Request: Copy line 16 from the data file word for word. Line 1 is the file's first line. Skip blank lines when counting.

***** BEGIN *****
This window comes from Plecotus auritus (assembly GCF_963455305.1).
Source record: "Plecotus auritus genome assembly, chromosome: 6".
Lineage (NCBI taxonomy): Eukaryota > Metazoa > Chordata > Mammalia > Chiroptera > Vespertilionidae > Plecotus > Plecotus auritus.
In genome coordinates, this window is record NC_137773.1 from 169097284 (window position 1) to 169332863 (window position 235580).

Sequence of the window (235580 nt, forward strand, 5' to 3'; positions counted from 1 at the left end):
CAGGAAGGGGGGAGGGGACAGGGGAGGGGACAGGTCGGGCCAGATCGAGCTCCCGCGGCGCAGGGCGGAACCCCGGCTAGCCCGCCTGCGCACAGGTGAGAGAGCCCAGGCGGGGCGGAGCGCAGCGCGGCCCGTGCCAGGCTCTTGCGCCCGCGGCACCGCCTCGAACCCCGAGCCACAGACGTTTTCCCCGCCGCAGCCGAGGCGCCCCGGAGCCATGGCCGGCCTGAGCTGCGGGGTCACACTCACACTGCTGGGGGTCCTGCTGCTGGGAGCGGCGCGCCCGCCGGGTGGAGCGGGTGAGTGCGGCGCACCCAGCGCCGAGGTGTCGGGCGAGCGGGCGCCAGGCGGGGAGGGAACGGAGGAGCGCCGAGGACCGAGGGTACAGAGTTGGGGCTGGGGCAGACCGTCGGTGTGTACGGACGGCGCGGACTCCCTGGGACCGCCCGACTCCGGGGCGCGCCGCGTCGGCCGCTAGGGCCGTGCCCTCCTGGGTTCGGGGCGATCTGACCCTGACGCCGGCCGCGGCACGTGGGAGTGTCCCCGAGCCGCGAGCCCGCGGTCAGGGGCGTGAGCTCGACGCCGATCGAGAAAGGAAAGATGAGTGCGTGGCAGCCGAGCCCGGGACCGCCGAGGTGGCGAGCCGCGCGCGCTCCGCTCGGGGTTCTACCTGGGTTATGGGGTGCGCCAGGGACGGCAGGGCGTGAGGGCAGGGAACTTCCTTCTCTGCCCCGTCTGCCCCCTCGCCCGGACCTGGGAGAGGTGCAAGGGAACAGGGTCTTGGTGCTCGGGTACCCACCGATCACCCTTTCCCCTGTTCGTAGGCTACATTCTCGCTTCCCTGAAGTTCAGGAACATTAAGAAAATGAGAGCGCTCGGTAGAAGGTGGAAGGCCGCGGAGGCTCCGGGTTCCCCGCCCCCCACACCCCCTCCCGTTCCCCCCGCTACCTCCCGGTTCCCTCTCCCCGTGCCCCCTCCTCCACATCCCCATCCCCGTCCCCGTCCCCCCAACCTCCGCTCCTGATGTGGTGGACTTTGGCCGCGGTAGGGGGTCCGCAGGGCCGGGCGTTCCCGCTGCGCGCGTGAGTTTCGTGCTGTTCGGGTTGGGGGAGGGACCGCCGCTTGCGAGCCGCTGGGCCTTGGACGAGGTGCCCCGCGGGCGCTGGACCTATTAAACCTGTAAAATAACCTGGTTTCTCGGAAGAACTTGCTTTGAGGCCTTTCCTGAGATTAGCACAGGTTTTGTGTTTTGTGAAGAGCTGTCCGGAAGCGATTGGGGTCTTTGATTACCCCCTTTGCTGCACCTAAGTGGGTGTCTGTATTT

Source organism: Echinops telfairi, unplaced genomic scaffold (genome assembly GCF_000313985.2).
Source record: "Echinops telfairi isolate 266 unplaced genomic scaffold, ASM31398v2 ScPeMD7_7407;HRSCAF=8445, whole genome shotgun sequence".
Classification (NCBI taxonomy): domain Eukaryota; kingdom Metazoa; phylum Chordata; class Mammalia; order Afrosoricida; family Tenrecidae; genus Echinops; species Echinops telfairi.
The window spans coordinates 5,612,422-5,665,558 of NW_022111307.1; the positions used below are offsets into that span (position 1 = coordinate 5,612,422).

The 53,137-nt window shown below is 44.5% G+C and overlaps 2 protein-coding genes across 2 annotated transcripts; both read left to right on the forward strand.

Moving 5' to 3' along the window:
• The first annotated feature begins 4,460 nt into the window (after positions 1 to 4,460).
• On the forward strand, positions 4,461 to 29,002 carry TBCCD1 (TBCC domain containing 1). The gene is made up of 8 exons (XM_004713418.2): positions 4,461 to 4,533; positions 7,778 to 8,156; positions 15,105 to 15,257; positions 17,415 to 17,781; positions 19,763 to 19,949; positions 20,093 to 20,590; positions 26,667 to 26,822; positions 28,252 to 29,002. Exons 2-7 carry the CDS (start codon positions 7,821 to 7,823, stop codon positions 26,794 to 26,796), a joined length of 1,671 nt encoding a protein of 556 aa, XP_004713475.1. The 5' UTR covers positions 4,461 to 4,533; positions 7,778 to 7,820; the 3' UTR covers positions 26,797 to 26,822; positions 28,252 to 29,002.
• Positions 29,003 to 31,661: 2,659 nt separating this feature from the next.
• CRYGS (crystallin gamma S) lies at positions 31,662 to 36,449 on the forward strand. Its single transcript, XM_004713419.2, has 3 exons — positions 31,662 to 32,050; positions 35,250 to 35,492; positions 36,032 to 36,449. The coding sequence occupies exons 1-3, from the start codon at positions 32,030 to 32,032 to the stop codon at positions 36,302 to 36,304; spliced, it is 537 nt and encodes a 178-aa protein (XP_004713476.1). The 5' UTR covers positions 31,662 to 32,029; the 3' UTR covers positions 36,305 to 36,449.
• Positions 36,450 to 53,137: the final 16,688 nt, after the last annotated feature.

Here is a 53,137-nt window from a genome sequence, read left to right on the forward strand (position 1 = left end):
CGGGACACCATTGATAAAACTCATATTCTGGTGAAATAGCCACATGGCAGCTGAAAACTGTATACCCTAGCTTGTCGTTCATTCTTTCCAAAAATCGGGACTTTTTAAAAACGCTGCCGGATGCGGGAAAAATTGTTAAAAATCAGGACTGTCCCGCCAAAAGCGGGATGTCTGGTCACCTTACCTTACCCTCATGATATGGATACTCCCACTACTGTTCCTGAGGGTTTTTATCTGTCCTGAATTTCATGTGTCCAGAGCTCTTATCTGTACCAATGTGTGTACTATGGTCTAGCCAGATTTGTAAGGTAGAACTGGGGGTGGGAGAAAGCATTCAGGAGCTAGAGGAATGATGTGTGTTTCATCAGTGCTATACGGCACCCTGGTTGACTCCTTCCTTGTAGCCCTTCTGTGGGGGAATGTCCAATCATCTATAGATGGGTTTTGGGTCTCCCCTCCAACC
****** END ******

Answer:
• CRYGS (crystallin gamma S) lies at positions 31,662 to 36,449 on the forward strand. Its single transcript, XM_004713419.2, has 3 exons — positions 31,662 to 32,050; positions 35,250 to 35,492; positions 36,032 to 36,449. The coding sequence occupies exons 1-3, from the start codon at positions 32,030 to 32,032 to the stop codon at positions 36,302 to 36,304; spliced, it is 537 nt and encodes a 178-aa protein (XP_004713476.1). The 5' UTR covers positions 31,662 to 32,029; the 3' UTR covers positions 36,305 to 36,449.